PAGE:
Grow it: Echinacea angustifolia has larger, fleshier roots and may have more medicinal activity than E. purpurea. Sow seeds in the spring and water well during the first year. Once established, echinacea is highly drought-resistant. Allow a few flowers to go to seed and echinacea will naturally grow in its preferred spots in the garden. Harvest roots in early autumn. If you plan to make a tincture, use the fresh roots quickly, ideally within 24 hours. Some research suggests extracts made from fresh plants have almost three times more active substances than an equal amount of dried herb.
Use it: Drink echinacea tea at the first sign of illness. To make tea, simmer 2 teaspoons of dried root in a pint of hot water for 15 minutes. For the brave, hold echinacea tincture at the back of the throat as long as you can, then swallow it. For adults, drink tea or take capsules of dried herb every two to three hours. Continue at a lower dose (such as a cup of tea or two capsules) three times a day for one to two weeks after symptoms resolve. Along with its well-known use for fighting colds, consider echinacea for any bodily infection such as respiratory and bladder infections. Echinacea is also a good choice to apply topically for bee stings, boils and cuts. Note: Echinacea may cause an allergic reaction in those with ragweed allergies.
Yarrow grows wild throughout most of North America. You can see the white blossoms of this native wildflower nodding in summer breezes in open fields and on rocky outcroppings. Research has found that yarrow may relax blood vessels, potentially helping lower blood pressure. Yarrow also is used as a diaphoretic to cause sweating, which can be useful to fight off illnesses that are just coming on.
Grow it: Your first yarrow plant might come from a friend or neighbor who is dividing a flourishing yarrow plant. Yarrow also can be grown from seed. Start it indoors six to eight weeks before the last frost. Harden off your seedlings by setting them outside for a few hours a day for a week before planting, and then plant them in well-drained soil. Yarrow is very forgiving and will grow even in dry, infertile soil.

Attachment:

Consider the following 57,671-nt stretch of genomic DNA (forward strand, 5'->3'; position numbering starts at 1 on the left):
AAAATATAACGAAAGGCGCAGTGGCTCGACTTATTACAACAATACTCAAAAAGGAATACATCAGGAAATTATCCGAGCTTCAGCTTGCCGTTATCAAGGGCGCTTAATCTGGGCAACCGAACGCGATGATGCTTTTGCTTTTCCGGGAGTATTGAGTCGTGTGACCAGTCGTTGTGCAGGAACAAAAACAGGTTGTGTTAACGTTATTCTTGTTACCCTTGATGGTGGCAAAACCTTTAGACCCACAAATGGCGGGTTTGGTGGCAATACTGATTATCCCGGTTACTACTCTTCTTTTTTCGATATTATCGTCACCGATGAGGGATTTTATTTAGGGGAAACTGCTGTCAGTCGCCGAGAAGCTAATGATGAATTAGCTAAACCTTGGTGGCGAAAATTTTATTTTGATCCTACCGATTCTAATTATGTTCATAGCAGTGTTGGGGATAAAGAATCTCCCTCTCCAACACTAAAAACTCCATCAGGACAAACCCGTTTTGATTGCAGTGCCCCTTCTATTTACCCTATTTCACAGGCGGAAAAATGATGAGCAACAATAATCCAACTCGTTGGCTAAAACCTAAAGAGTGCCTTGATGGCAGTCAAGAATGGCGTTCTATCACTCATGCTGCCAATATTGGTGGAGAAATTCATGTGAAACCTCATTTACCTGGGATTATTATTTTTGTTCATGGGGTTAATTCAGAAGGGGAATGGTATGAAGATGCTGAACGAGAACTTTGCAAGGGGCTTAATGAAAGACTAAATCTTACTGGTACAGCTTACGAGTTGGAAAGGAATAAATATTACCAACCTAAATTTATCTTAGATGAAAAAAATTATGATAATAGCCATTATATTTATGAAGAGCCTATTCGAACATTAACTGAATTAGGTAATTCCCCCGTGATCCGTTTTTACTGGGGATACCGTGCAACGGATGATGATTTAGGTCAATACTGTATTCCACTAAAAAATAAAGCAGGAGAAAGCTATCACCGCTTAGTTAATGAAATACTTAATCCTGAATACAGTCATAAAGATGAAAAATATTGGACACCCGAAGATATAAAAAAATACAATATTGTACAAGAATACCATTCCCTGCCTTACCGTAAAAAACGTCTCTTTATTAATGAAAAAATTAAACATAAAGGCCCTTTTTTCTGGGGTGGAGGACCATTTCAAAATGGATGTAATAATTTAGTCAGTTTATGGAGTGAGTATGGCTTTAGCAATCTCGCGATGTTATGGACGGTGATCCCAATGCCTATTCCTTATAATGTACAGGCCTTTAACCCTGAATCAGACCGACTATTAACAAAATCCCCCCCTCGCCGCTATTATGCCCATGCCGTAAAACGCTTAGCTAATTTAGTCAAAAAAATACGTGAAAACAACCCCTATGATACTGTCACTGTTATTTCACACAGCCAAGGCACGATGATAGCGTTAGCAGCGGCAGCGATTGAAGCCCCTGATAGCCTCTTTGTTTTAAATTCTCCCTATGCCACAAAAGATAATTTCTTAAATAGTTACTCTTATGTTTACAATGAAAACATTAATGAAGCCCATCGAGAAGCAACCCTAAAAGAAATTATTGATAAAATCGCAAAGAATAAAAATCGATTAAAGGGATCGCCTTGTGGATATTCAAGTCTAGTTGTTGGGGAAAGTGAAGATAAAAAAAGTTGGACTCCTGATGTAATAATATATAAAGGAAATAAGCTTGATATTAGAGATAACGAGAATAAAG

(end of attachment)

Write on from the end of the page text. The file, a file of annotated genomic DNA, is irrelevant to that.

Use it: Gather yarrow blossoms and leaves from June to August when the flowers are at their peak. You can use these fresh to brew a cup of tea or dry them on a screen to save for the winter months. At the first sign of a cold, induce sweating by taking a hot bath and drinking yarrow tea, and you may be able to avert the illness. Stay warm and avoid becoming chilled after starting to sweat. (Note: This treatment is not recommended for young children or for frail or elderly people, as intense sweating can be highly depleting.) Yarrow’s antiseptic properties make it a natural ally in fighting bladder infections.
Native to central and southern Europe, German chamomile is a beautiful flowering annual with a bright yellow center and a daisylike white flower. (Be sure to check the botanical name on any plant or seeds you buy, as Roman chamomile, or Chamaemelum nobilis, has a similar common name but slightly different medicinal actions.) Chamomile has been used for centuries to calm nerves, reduce anxiety and soothe the digestive system. Recent research suggests chamomile may have potent antioxidant activity, protecting the liver and the digestive tract from oxidative damage, and blocking certain inflammatory pathways, helping reduce inflammation throughout the body.
Grow it: Sow chamomile seeds indoors six weeks before the last frost and then transplant into the garden after hardening off. You also can sow seeds directly in the garden in early spring or in autumn. Either way, avoid covering the seeds with soil, as they need light to germinate; instead, simply set seeds on soil surface. Once established, chamomile will self-seed throughout the garden.
Use it: Gather chamomile flowers (not stems or leaves) when they are at their peak, ideally just after the dew has dried. Dry on a screen out of direct sunlight. Store the dried blossoms in a dark glass bottle in a cool, dry area. Make tea from the fragrant, apple-scented blossoms to help prepare for sleep, soothe an upset stomach or relieve a headache. To use chamomile for colic, limit use to 1 to 2 ounces of tea a day; for children younger than 5, limit intake to half a cup of tea per day. Note: Stop using chamomile two weeks before any scheduled surgery.